In contrast to how I felt about the romance in Holding Up The Universe, I really liked the one in All The Bright Places. I enjoyed the slow burning of the attraction between Violet and Finch way more than that of Jack and Libby in Holding Up The Universe. I could definitely feel a spark between Violet and Finch but I didn't like it at all that Finch felt like he was only worthy because he was loved by a girl. That problematic message didn't get cleared up throughout the rest of the book.


Another point that I enjoyed was the portrayal of the parents of the protagonists. I liked that they played an important role in the story and that they were given quite a lot of space.


I didn't like that there seemed to only be idiots besides Violet and Finch. It was portrayed (also in Holding Up The Universe) as if everyone but them is extremely superficial and straight-forward and flat as a character. After reading the two books of Jennifer Niven I also got the undertone that only characters to whom something terrible has happened in the past or who have to deal with a mental illness are deep and interesting characters. I would have very much liked some interesting side characters in this book.


On a rather superficial note: I already quite liked the cover of the book before I read it but I could draw a connection between Finch's room and the cover while reading the book, which I found very nice. I always love it when there's a note in the book as to why the title or the cover of the book are like that.




 

Can I recommend the book to you?

I'm actually not quite sure. Unlike Holding Up The Universe, this is neither a quick read nor in any way uplifting, but rather the opposite. The whole book is overshadowed by depressive thoughts of suicide and that just puts you down. If you are interested in books that deal with suicidal characters, this might be for you. Because of the fact that I couldn't really connect to the two protagonists, their stories couldn't reach me on an emotional level, so it wasn't even that much of an emotional read for me. I felt a bit gutted in the end but it couldn't touch me in the way that I want tragic stories to touch me. If you already read something sad that pulls you down, I think you should at least be able to get emotional over it and feel something, but unfortunately, the book couldn't make me feel much.
There is a definite need for more books that deal with suicide because this topic gets very often silenced - but I'm not sure that this book was really needed. It also felt very hard to rate this book after I finished it, and it still does now. It wasn't a bad book but it also wasn't an extraordinary book like it was and is praised to be.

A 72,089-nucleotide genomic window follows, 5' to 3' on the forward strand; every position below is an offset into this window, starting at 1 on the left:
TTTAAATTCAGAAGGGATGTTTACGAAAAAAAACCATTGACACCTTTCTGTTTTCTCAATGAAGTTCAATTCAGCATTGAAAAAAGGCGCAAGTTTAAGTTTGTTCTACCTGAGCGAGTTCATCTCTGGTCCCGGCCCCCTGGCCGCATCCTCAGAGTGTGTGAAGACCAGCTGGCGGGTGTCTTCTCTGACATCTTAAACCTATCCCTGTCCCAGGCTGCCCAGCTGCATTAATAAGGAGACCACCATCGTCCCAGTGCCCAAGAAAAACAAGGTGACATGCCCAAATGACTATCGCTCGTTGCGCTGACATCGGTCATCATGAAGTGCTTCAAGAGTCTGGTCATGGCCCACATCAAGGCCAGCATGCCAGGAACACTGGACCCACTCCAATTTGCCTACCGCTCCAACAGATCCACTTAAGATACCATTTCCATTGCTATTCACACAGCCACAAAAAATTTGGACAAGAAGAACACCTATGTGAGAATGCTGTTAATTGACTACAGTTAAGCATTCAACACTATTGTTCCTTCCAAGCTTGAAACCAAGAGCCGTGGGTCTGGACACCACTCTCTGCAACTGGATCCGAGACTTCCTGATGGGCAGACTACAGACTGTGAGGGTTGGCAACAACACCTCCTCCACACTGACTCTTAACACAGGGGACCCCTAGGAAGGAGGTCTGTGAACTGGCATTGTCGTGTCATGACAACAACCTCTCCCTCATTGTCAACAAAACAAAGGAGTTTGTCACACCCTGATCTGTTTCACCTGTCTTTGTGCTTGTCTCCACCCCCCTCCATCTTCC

So I would probably not recommend it to you.



MY BOOKRATING


I award this book with 2,5 out of 5 stars.








SPOILER WARNING



THOUGHTS ON THE ENDING (SPOILERS!)


It's not really hard to guess what will happen but I was still a bit shocked when Finch got pulled out of the water just like that, so suddenly. It felt like the book wanted to make the reader guess whether he's dead or not for a while but then the next sentence suddenly said that they pulled him out of the water.. and so he was dead - and I couldn't feel anything. It was so weird because I felt like Finch's chapters had so much more pages and depth than Violet's had, but in the second part of the book that changed drastically and Finch suddenly disappeared completely. That disappearance took place in the same time in which Finch's personality completely changed, which also made me lose touch with him. His whole personality change happened so quickly and afterwards he was suddenly gone and as the reader I was left with only Violet, the character I didn't even feel like knowing really.. I felt so disconnected to the characters then, which is probably also why Finch's suicide didn't make me cry or even shed a single tear. I just had a heavy feeling in my stomach after finishing the book and had to talk about it with someone for a bit.

Feel very welcome to share your experience with this book in the comments.







Germany Suicide Hotlines


British Armed Forces Link (Germany)
National
Contact by: - Phone
Hotline: 0800 181 0771 (to Samaritans)
Hotline: 0800 181 0772 (to Samaritans)
Website: samaritans.org
24 Hour service:
International Helpline Berlin
Postfach 580251
10412
BERLIN
Contact by: - Phone
Hotline: 6-12pm English service: 030-44 01 06 07
Hotline: Russian service: 030-44 01 06 06
Website: international-helpline.com
Telefonseelsorge Deutschland
National
Hotline: 0800 1110 111
Hotline: 0800 1110 222
Website: telefonseelsorge.org


Source: http://www.suicide.org/hotlines/international/germany-suicide-hotlines.html